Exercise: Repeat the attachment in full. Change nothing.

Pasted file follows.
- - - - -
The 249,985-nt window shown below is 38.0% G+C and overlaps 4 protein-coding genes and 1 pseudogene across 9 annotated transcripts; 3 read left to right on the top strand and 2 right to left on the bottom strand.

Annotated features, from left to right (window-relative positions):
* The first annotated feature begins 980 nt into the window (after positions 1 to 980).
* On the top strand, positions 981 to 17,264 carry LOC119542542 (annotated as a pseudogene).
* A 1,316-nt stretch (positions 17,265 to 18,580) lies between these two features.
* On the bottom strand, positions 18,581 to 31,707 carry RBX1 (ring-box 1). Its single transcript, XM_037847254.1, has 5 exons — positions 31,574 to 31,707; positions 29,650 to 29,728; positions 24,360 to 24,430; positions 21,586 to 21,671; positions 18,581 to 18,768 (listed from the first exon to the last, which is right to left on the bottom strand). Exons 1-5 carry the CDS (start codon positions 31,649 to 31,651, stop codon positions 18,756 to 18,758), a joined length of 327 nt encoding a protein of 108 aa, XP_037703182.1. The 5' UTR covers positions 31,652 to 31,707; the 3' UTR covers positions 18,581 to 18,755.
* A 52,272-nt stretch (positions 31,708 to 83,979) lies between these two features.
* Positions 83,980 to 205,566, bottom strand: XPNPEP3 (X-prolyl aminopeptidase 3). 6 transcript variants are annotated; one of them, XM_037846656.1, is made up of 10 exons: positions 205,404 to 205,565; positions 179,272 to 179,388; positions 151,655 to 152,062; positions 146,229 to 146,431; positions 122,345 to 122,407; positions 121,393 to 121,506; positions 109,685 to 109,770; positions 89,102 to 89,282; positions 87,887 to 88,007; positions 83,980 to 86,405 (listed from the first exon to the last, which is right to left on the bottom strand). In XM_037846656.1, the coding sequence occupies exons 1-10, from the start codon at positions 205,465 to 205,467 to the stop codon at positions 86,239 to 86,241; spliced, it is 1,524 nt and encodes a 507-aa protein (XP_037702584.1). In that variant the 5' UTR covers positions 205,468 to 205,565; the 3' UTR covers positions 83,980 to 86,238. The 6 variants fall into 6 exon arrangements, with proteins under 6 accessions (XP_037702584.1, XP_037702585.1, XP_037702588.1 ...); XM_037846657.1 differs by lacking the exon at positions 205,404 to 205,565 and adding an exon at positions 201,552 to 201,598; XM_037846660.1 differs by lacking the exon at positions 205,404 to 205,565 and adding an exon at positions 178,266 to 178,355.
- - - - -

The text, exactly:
The 249,985-nt window shown below is 38.0% G+C and overlaps 4 protein-coding genes and 1 pseudogene across 9 annotated transcripts; 3 read left to right on the top strand and 2 right to left on the bottom strand.

Annotated features, from left to right (window-relative positions):
* The first annotated feature begins 980 nt into the window (after positions 1 to 980).
* On the top strand, positions 981 to 17,264 carry LOC119542542 (annotated as a pseudogene).
* A 1,316-nt stretch (positions 17,265 to 18,580) lies between these two features.
* On the bottom strand, positions 18,581 to 31,707 carry RBX1 (ring-box 1). Its single transcript, XM_037847254.1, has 5 exons — positions 31,574 to 31,707; positions 29,650 to 29,728; positions 24,360 to 24,430; positions 21,586 to 21,671; positions 18,581 to 18,768 (listed from the first exon to the last, which is right to left on the bottom strand). Exons 1-5 carry the CDS (start codon positions 31,649 to 31,651, stop codon positions 18,756 to 18,758), a joined length of 327 nt encoding a protein of 108 aa, XP_037703182.1. The 5' UTR covers positions 31,652 to 31,707; the 3' UTR covers positions 18,581 to 18,755.
* A 52,272-nt stretch (positions 31,708 to 83,979) lies between these two features.
* Positions 83,980 to 205,566, bottom strand: XPNPEP3 (X-prolyl aminopeptidase 3). 6 transcript variants are annotated; one of them, XM_037846656.1, is made up of 10 exons: positions 205,404 to 205,565; positions 179,272 to 179,388; positions 151,655 to 152,062; positions 146,229 to 146,431; positions 122,345 to 122,407; positions 121,393 to 121,506; positions 109,685 to 109,770; positions 89,102 to 89,282; positions 87,887 to 88,007; positions 83,980 to 86,405 (listed from the first exon to the last, which is right to left on the bottom strand). In XM_037846656.1, the coding sequence occupies exons 1-10, from the start codon at positions 205,465 to 205,467 to the stop codon at positions 86,239 to 86,241; spliced, it is 1,524 nt and encodes a 507-aa protein (XP_037702584.1). In that variant the 5' UTR covers positions 205,468 to 205,565; the 3' UTR covers positions 83,980 to 86,238. The 6 variants fall into 6 exon arrangements, with proteins under 6 accessions (XP_037702584.1, XP_037702585.1, XP_037702588.1 ...); XM_037846657.1 differs by lacking the exon at positions 205,404 to 205,565 and adding an exon at positions 201,552 to 201,598; XM_037846660.1 differs by lacking the exon at positions 205,404 to 205,565 and adding an exon at positions 178,266 to 178,355.